African American Crime Writers

A few weeks ago, NPR featured interviews with “the finest in African-American crime writers.” Usually, I keep my fiction reading in the general category, picking up classics every now and then, but rarely venturing into science fiction, mystery, or crime genres. Needless to say, I’m always appreciative of exposure to new (for me anyway) black authors. Here are NPR’s picks:

Paula L. Woods was born in Los Angeles and grew up as an only child. As a young girl, she was extremely close to her parents, who supported her love of reading and books. Her mother died when she was a senior at the University of Southern California, and she left school Before returning to finish her bachelor’s degree, she worked as a telephone operator at a hospital and became interested in inner-city trauma centers. She later earned a master’s degree in hospital administration, and she and her husband, Felix Liddell, began a consulting firm. Woods is a member of the National Book Critics Circle and frequently publishes reviews in the Los Angeles Times and other newspapers and magazines. She and her husband have collaborated on two nonfiction books about African Americans, in addition to their business partnership. In the early 1990s, Woods undertook a project of anthologizing and studying African American detective fiction. After completing this work, Spooks, Spies and Private Eyes, Woods realized there was a need for more books about a ‘savy black female who was a law enforcement professional but who was also sexy and hip and culturally grounded,’ and she decided to turn to fiction writing. (Source: Great Women Mystery Writers via Google Books)


Inner City Blues (1999) Meet Detective Charlotte Justice, a black woman in the very white, very male, and sometimes very racist LAPD. The time is 48 hours into the LA riots, and she and her fellow officers are exhausted. She saves curfew-breaking black doctor Lance Mitchell from a potentially lethal beating from some white officers — only to discover nearby the body of one-time radical Cinque Lewis, the thug who years before had murdered her husband and young daughter. Was it a random shooting or was Mitchell responsible? And what brought Lewis back to a city he’d long since fled? Charlotte’s quest for the truth behind Cinque’s death will set her at odds with the LAPD’s hierarchy, plunge her into the intricacies of LA’s gang-banging politics to its black elite, and lead her into deep emotional waters with Mitchell’s partner (and her old flame) Dr. Aubrey Scott. (View more books by Woods)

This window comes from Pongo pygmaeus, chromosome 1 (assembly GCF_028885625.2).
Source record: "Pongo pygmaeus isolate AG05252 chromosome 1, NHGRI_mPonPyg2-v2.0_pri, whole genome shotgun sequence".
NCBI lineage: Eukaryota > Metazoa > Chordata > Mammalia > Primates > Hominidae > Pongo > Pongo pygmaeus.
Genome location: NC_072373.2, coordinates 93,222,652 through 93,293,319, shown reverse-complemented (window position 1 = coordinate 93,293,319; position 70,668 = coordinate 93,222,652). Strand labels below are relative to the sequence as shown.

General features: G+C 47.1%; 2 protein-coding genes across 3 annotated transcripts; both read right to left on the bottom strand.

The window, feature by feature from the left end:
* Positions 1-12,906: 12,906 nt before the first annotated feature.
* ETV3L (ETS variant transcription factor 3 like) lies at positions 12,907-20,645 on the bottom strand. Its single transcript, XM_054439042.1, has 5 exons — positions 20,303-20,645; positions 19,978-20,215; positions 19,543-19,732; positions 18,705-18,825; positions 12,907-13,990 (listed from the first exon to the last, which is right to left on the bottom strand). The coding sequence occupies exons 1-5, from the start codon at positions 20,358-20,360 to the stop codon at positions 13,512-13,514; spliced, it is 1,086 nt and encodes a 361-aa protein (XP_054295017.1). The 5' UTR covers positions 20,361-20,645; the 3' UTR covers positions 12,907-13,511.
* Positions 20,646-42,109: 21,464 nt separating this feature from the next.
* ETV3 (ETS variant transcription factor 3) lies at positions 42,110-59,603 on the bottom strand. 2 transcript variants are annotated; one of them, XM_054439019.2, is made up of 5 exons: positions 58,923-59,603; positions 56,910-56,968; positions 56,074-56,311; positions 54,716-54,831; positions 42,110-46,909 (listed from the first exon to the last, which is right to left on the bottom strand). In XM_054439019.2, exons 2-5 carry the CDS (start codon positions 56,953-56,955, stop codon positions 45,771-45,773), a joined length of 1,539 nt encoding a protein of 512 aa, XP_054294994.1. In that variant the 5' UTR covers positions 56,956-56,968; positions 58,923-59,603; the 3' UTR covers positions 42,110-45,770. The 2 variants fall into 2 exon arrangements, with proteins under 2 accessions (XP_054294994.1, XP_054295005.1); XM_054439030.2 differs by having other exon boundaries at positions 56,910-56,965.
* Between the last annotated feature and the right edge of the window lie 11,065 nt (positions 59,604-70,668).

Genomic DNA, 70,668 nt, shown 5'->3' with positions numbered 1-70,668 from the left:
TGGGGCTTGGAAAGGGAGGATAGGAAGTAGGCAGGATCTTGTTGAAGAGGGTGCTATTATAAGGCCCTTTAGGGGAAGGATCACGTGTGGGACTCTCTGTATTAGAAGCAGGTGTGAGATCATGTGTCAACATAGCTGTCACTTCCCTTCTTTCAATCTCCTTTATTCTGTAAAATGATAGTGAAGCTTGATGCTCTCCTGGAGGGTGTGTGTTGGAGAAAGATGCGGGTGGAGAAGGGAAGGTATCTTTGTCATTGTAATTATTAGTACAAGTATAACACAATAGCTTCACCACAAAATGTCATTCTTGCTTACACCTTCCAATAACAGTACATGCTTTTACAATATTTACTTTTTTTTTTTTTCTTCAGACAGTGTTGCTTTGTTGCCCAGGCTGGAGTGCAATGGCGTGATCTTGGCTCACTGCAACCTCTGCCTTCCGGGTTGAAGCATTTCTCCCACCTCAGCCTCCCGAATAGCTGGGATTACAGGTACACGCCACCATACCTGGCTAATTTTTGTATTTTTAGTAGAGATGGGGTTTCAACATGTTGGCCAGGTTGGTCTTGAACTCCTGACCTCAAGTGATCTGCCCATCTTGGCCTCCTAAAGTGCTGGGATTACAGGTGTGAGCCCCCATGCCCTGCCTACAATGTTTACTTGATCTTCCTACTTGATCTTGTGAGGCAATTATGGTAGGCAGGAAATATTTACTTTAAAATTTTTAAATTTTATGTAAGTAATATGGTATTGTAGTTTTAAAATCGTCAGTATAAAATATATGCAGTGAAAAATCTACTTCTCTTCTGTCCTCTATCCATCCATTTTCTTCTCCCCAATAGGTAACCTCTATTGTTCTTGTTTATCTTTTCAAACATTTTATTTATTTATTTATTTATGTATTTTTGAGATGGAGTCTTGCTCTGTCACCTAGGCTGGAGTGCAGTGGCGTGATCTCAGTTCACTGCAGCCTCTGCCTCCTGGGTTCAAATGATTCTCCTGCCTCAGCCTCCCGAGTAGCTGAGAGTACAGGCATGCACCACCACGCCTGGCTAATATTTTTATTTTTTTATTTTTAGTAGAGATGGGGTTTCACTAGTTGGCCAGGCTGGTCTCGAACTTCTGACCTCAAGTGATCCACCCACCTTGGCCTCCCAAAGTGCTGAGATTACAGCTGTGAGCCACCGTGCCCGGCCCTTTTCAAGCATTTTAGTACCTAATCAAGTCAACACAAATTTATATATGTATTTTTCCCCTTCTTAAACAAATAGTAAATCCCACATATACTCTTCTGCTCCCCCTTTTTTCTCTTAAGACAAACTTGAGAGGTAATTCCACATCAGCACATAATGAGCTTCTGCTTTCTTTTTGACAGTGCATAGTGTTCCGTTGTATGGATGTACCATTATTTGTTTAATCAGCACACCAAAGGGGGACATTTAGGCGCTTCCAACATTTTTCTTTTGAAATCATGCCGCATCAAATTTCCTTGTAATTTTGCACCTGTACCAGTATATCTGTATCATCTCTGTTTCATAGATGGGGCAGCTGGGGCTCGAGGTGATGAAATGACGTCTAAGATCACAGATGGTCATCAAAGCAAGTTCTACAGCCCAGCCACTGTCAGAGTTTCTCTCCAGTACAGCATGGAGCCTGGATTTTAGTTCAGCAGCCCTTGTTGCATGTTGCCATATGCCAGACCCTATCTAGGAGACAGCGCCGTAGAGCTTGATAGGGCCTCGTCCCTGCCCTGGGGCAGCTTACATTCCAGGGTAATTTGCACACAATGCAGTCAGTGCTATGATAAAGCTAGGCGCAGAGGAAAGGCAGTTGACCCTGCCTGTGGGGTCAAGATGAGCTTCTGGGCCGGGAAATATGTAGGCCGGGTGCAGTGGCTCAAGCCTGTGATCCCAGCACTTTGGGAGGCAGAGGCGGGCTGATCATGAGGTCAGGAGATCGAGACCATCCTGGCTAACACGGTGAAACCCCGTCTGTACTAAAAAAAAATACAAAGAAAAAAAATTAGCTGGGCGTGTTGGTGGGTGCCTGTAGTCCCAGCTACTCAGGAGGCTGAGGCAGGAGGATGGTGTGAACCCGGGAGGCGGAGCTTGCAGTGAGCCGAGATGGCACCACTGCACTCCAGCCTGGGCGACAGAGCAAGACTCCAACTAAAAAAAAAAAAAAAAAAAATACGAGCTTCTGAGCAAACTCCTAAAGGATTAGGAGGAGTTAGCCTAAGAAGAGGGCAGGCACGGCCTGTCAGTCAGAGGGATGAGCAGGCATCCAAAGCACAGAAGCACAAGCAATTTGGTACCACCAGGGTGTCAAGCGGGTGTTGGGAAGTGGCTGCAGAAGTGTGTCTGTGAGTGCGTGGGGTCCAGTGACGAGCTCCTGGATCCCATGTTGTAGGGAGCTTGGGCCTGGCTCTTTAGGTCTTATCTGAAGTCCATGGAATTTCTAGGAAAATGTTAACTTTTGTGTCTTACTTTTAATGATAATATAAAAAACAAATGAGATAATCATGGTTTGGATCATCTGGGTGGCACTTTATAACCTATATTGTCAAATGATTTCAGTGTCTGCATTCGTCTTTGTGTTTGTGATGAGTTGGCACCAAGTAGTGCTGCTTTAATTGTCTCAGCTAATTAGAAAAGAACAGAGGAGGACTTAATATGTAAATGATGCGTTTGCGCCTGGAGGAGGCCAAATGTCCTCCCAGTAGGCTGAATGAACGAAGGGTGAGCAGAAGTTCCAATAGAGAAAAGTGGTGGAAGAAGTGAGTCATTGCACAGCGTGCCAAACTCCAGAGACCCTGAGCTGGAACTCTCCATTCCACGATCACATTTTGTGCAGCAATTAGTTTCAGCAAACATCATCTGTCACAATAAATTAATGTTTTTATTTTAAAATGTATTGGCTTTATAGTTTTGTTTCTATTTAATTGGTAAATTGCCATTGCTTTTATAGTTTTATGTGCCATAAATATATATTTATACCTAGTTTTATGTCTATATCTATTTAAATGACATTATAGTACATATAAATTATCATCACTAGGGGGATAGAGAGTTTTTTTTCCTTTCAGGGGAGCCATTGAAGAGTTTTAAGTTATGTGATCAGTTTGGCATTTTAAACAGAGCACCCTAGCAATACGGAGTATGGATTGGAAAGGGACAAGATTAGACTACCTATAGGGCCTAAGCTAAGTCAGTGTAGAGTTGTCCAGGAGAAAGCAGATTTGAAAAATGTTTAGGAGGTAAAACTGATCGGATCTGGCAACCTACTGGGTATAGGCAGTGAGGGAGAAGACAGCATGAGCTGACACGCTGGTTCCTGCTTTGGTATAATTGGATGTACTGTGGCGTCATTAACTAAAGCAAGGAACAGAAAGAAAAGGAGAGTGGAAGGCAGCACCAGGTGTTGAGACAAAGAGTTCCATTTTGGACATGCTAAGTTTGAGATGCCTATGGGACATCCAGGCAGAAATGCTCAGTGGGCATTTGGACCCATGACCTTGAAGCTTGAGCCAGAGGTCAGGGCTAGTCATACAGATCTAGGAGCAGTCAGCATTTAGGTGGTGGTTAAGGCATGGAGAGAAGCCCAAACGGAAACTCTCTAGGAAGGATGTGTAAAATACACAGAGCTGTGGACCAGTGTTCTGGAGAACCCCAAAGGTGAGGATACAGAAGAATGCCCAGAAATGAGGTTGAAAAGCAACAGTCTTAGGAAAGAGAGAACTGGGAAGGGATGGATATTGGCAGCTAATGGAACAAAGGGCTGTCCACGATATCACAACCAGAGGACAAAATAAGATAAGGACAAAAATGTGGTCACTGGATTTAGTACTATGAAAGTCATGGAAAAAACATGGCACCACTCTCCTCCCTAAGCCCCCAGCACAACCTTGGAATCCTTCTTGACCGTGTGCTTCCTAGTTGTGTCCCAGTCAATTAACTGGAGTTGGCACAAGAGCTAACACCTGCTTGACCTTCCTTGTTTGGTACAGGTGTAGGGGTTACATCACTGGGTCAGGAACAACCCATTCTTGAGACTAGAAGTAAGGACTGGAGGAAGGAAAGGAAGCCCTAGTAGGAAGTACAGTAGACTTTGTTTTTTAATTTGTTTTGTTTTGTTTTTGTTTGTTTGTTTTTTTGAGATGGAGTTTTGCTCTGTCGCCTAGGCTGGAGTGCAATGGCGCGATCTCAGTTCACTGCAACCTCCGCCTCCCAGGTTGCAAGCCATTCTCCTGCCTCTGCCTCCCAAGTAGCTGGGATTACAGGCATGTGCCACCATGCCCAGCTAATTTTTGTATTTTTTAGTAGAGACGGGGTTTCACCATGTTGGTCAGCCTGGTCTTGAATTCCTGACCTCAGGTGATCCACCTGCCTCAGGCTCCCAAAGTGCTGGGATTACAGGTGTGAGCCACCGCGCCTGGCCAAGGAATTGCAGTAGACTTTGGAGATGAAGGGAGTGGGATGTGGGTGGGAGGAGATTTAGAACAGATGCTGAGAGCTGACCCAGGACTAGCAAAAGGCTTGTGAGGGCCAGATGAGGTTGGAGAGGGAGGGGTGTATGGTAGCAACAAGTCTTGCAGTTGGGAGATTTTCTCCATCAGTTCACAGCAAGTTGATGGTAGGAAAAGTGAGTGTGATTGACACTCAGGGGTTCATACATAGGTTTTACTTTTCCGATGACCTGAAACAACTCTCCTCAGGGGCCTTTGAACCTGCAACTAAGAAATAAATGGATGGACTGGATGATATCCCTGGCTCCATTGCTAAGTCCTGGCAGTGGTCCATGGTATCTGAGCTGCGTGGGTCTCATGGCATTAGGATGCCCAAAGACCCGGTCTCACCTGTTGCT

A native of Los Angeles, Gar Anthony Haywood was born on May 22, 1954. He read avidly as a child, from comic books to science fiction, and as a young adult took a job as a computer-service, which he held for nearly twenty years. His first book, 1987’s Fear of the Dark, served to introduce Gunner and launch Haywood’s career. It also won the St. Martins’ Press/Private Eye Writers of America Best First Private Eye Novel Award. Writing in the New York Times, Stewart Kellerman found some flaws in dialogue and prose in this tale of Gunner’s involvement in a bar slaying with links to the Black Panther movement, but asserted that “Haywood’s wit overcomes much of the.” Kellerman also noted that “there’s a nice twist at the end, just when readers may be getting.” Haywood followed his award-winning debut with Not Long for This World three years later, in which a do-gooder Los Angeles minister is gunned down in an apparent drive-by shooting. One suspect is nabbed, but the court-appointed defense attorney hires Gunner to find the missing driver.

In the early 1990s Haywood’s career was boosted by a chance remark that presidential candidate Bill Clinton made on the campaign trail. Asked what he had been reading lately, Clinton praised Mosley’s Devil in a Blue Dress and A Red Death, and sales for Mosley’s subsequently skyrocketed. In the end, noted Ebony‘s Christopher Benson, “Clinton’s endorsement … created new interest in Black mystery, and a demand for new voices that publishers were eager to meet.” (Read more . . .)